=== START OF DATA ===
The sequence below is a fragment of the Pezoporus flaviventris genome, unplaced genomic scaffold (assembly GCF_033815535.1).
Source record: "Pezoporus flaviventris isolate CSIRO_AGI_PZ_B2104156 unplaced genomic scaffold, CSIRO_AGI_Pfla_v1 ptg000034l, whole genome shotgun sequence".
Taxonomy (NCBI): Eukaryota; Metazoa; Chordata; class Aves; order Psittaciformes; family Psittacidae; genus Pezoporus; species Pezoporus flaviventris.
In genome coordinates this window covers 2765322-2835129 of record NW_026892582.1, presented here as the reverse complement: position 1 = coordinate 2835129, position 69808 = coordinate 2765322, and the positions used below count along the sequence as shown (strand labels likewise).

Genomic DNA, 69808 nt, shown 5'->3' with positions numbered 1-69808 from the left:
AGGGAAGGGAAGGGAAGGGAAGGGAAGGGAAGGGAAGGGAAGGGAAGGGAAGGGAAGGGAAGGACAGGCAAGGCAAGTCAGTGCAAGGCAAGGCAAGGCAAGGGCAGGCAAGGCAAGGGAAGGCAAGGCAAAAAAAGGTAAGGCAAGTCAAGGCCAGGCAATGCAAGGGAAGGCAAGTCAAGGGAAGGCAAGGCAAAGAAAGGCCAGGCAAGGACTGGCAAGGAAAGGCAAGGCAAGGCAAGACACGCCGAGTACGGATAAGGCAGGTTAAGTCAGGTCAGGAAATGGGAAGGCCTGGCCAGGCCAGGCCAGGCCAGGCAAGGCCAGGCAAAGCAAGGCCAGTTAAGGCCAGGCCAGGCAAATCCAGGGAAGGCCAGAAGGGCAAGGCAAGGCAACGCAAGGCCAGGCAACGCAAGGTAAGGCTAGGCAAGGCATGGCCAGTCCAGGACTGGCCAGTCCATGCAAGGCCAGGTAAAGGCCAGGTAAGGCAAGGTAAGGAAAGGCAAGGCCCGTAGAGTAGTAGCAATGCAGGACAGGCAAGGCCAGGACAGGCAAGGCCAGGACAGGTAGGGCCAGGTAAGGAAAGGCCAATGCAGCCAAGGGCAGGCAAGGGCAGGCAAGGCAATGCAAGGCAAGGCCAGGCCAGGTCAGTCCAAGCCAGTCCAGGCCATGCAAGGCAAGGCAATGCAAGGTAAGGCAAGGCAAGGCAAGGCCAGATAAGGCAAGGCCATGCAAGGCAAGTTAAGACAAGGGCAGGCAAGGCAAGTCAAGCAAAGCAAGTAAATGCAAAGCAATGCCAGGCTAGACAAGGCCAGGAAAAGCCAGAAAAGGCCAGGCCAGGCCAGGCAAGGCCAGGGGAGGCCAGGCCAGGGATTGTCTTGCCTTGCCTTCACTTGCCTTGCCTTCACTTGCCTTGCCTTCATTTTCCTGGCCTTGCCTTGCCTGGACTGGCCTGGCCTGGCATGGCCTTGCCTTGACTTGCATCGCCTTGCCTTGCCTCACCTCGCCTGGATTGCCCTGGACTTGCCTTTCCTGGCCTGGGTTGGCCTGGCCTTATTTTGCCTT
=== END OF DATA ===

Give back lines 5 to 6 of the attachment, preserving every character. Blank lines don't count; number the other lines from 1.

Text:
Genomic DNA, 69808 nt, shown 5'->3' with positions numbered 1-69808 from the left:
AGGGAAGGGAAGGGAAGGGAAGGGAAGGGAAGGGAAGGGAAGGGAAGGGAAGGGAAGGGAAGGACAGGCAAGGCAAGTCAGTGCAAGGCAAGGCAAGGCAAGGGCAGGCAAGGCAAGGGAAGGCAAGGCAAAAAAAGGTAAGGCAAGTCAAGGCCAGGCAATGCAAGGGAAGGCAAGTCAAGGGAAGGCAAGGCAAAGAAAGGCCAGGCAAGGACTGGCAAGGAAAGGCAAGGCAAGGCAAGACACGCCGAGTACGGATAAGGCAGGTTAAGTCAGGTCAGGAAATGGGAAGGCCTGGCCAGGCCAGGCCAGGCCAGGCAAGGCCAGGCAAAGCAAGGCCAGTTAAGGCCAGGCCAGGCAAATCCAGGGAAGGCCAGAAGGGCAAGGCAAGGCAACGCAAGGCCAGGCAACGCAAGGTAAGGCTAGGCAAGGCATGGCCAGTCCAGGACTGGCCAGTCCATGCAAGGCCAGGTAAAGGCCAGGTAAGGCAAGGTAAGGAAAGGCAAGGCCCGTAGAGTAGTAGCAATGCAGGACAGGCAAGGCCAGGACAGGCAAGGCCAGGACAGGTAGGGCCAGGTAAGGAAAGGCCAATGCAGCCAAGGGCAGGCAAGGGCAGGCAAGGCAATGCAAGGCAAGGCCAGGCCAGGTCAGTCCAAGCCAGTCCAGGCCATGCAAGGCAAGGCAATGCAAGGTAAGGCAAGGCAAGGCAAGGCCAGATAAGGCAAGGCCATGCAAGGCAAGTTAAGACAAGGGCAGGCAAGGCAAGTCAAGCAAAGCAAGTAAATGCAAAGCAATGCCAGGCTAGACAAGGCCAGGAAAAGCCAGAAAAGGCCAGGCCAGGCCAGGCAAGGCCAGGGGAGGCCAGGCCAGGGATTGTCTTGCCTTGCCTTCACTTGCCTTGCCTTCACTTGCCTTGCCTTCATTTTCCTGGCCTTGCCTTGCCTGGACTGGCCTGGCCTGGCATGGCCTTGCCTTGACTTGCATCGCCTTGCCTTGCCTCACCTCGCCTGGATTGCCCTGGACTTGCCTTTCCTGGCCTGGGTTGGCCTGGCCTTATTTTGCCTT